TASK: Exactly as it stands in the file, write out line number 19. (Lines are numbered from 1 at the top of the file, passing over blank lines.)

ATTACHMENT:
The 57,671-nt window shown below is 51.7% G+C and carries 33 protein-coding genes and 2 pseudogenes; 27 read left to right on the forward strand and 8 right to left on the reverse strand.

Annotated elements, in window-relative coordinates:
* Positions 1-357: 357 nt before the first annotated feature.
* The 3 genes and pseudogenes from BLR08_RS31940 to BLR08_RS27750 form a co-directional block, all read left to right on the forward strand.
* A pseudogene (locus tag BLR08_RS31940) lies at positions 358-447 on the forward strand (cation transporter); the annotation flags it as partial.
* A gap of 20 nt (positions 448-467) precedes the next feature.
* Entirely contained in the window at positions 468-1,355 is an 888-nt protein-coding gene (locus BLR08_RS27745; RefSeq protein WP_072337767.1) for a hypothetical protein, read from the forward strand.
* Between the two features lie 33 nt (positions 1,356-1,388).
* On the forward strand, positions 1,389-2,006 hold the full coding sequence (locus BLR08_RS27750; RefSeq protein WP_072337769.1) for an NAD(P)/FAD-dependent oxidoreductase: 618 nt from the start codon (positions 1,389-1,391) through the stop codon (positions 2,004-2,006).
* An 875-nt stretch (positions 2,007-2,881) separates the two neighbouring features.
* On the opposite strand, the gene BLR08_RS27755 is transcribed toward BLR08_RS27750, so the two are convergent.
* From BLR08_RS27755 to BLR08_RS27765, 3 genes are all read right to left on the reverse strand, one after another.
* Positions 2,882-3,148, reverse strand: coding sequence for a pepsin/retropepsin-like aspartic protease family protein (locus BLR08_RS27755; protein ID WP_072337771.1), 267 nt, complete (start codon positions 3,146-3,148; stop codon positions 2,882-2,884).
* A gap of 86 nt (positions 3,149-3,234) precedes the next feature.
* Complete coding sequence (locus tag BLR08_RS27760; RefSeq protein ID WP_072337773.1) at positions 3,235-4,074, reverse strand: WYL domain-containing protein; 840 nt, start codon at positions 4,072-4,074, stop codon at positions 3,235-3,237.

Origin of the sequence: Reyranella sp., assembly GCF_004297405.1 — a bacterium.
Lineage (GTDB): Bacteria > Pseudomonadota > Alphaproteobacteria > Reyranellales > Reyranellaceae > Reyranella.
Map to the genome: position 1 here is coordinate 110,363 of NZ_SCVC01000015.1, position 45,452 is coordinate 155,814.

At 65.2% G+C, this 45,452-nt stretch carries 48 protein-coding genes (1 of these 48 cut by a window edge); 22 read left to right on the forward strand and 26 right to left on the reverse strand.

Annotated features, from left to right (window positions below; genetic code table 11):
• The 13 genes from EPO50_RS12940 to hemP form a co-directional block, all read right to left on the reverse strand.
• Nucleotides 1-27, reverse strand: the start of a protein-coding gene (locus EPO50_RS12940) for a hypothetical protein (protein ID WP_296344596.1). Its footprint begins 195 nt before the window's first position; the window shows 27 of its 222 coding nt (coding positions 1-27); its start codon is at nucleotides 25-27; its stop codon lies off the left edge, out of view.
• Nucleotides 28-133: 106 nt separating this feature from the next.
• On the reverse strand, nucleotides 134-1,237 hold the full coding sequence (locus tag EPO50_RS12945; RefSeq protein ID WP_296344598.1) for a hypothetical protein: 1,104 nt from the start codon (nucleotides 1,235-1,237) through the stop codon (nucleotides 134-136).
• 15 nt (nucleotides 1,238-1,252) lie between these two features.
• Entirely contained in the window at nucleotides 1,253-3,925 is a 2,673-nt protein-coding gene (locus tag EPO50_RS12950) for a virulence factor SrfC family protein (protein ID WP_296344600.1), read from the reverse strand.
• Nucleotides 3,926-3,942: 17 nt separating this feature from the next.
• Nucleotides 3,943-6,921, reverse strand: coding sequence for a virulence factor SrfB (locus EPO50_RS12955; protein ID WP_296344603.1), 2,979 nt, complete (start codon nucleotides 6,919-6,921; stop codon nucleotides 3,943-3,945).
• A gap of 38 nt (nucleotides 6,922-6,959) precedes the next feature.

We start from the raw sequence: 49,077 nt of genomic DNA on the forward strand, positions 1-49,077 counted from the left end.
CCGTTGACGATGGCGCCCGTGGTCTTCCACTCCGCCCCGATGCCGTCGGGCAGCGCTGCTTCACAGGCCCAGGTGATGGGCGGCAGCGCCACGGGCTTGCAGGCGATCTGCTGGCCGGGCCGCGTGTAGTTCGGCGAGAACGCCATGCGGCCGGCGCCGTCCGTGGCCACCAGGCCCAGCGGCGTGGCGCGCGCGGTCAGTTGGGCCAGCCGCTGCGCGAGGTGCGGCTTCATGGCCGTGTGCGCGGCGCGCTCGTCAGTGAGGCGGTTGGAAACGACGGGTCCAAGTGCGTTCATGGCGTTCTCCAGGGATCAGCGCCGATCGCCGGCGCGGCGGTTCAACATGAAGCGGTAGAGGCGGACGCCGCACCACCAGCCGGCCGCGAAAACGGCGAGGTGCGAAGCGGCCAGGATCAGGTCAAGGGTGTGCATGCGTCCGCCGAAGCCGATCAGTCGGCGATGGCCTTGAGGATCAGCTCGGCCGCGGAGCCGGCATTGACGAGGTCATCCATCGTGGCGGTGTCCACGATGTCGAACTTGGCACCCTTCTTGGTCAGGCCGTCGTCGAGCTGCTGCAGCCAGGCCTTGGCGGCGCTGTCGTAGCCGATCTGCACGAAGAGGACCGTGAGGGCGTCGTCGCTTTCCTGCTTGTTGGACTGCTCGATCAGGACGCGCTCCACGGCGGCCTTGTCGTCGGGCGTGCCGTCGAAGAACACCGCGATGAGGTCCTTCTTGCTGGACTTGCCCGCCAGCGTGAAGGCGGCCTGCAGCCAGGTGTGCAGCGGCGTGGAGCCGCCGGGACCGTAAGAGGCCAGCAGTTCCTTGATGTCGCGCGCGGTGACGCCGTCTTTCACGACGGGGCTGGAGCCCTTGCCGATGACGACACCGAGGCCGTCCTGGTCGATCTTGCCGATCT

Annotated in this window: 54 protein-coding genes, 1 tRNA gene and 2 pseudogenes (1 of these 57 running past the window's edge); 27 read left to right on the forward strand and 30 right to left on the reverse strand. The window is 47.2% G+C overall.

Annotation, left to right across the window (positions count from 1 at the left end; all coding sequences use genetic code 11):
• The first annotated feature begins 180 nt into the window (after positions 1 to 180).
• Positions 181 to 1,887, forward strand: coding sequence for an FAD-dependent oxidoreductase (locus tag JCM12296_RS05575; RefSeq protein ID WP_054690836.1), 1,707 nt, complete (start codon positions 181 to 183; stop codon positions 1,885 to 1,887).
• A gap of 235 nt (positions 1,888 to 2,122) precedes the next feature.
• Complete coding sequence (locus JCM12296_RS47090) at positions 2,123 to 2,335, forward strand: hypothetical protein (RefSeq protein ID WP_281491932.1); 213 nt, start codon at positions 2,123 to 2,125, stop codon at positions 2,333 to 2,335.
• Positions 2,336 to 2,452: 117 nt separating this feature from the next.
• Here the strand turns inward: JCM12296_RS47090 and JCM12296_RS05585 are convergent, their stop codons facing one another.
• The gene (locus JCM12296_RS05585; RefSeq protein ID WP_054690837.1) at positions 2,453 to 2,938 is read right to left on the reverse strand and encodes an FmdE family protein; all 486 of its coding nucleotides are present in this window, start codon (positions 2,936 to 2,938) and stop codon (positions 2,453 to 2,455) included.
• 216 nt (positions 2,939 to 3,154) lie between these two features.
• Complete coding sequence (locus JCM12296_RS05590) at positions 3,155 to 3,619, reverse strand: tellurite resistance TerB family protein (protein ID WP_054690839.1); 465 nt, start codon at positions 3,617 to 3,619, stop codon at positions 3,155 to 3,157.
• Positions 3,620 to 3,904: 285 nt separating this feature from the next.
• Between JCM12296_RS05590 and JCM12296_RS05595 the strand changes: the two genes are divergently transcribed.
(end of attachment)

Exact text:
At 65.2% G+C, this 45,452-nt stretch carries 48 protein-coding genes (1 of these 48 cut by a window edge); 22 read left to right on the forward strand and 26 right to left on the reverse strand.